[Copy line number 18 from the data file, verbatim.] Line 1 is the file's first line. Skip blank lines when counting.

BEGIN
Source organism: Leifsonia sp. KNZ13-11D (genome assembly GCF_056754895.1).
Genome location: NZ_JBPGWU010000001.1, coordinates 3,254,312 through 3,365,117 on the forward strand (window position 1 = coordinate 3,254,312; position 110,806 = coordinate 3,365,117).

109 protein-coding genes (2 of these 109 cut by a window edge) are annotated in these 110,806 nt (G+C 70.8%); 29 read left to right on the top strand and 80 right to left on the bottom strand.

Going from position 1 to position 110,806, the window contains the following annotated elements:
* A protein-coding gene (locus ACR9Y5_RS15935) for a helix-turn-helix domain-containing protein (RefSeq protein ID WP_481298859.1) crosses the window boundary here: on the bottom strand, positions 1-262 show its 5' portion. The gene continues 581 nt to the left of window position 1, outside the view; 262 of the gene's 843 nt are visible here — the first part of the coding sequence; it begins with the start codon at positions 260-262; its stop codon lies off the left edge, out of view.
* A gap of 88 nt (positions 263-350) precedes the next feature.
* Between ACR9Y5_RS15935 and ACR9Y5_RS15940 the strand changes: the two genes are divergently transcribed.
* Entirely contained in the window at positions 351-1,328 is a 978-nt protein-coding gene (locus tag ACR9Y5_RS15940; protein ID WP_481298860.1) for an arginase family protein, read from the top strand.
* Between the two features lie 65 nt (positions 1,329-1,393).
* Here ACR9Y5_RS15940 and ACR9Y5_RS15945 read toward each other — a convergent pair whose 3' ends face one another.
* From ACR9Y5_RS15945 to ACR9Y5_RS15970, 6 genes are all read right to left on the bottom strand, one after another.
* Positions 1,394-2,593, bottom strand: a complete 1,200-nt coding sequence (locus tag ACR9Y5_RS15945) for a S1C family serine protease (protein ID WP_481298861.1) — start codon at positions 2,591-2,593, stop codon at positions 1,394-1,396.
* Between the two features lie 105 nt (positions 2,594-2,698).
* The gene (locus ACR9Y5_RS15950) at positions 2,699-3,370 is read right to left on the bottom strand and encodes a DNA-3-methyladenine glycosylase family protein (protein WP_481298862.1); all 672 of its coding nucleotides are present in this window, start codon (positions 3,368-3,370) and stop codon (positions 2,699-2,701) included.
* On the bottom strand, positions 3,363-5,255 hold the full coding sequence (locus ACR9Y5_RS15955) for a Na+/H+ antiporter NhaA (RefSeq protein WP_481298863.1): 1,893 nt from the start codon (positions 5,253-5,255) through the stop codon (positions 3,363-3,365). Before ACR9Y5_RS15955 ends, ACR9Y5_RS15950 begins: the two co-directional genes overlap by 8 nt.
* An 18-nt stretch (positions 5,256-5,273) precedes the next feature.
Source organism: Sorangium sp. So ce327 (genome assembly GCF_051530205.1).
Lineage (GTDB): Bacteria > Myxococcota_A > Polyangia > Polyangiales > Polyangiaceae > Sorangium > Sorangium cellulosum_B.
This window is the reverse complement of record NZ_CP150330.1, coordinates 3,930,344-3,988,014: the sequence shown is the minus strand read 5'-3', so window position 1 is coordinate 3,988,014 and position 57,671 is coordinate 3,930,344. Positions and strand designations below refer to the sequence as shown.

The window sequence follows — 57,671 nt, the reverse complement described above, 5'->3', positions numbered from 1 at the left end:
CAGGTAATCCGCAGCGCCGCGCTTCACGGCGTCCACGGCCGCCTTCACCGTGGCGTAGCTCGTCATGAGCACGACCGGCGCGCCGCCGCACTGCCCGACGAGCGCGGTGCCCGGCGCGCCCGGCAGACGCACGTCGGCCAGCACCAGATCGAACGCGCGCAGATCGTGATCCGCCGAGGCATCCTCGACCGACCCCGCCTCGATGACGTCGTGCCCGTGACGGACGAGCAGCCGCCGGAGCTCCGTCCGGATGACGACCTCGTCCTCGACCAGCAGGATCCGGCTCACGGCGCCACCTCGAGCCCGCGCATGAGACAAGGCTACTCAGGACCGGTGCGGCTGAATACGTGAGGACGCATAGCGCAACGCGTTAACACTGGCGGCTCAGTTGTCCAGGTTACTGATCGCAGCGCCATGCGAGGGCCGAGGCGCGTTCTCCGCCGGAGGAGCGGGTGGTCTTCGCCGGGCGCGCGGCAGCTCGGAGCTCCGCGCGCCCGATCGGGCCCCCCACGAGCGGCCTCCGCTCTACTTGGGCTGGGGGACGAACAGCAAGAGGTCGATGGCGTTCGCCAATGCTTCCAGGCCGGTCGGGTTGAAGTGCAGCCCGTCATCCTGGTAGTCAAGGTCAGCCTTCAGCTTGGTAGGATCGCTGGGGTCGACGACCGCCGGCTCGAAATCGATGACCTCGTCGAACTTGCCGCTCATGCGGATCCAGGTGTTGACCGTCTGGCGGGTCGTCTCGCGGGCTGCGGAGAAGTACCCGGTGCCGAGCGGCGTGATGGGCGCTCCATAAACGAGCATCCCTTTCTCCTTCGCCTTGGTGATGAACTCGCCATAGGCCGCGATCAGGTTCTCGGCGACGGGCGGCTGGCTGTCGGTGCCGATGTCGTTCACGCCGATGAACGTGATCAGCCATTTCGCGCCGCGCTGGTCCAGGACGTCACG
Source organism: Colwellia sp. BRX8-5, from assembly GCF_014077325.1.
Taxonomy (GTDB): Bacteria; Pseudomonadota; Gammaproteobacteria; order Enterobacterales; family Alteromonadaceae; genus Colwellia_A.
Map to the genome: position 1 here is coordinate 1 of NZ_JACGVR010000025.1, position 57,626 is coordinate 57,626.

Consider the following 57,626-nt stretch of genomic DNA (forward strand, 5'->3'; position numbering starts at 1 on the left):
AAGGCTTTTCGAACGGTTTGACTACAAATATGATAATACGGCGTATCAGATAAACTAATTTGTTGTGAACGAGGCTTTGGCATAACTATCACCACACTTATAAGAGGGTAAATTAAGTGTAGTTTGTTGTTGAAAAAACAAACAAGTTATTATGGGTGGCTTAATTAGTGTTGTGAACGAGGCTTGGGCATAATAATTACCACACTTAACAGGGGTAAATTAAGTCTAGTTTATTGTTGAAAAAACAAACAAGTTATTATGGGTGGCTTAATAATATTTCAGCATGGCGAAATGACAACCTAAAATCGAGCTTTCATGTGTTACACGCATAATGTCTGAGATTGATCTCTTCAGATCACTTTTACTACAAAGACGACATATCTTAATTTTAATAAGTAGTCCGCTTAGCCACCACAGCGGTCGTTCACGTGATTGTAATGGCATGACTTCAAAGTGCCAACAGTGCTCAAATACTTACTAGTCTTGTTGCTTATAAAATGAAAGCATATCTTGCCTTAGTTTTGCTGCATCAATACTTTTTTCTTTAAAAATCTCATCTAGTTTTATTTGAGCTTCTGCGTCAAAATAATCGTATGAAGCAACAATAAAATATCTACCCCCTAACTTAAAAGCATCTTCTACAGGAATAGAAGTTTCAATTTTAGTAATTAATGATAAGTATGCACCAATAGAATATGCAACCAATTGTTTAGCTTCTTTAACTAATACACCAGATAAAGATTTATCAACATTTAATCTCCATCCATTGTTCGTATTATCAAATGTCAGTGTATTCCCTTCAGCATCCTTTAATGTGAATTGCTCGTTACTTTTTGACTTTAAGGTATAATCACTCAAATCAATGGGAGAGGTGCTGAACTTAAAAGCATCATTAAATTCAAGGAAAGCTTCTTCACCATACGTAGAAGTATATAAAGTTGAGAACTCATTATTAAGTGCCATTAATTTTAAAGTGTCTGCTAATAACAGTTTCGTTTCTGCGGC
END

Lineage (GTDB): Bacteria > Myxococcota_A > Polyangia > Polyangiales > Polyangiaceae > Sorangium > Sorangium cellulosum_B.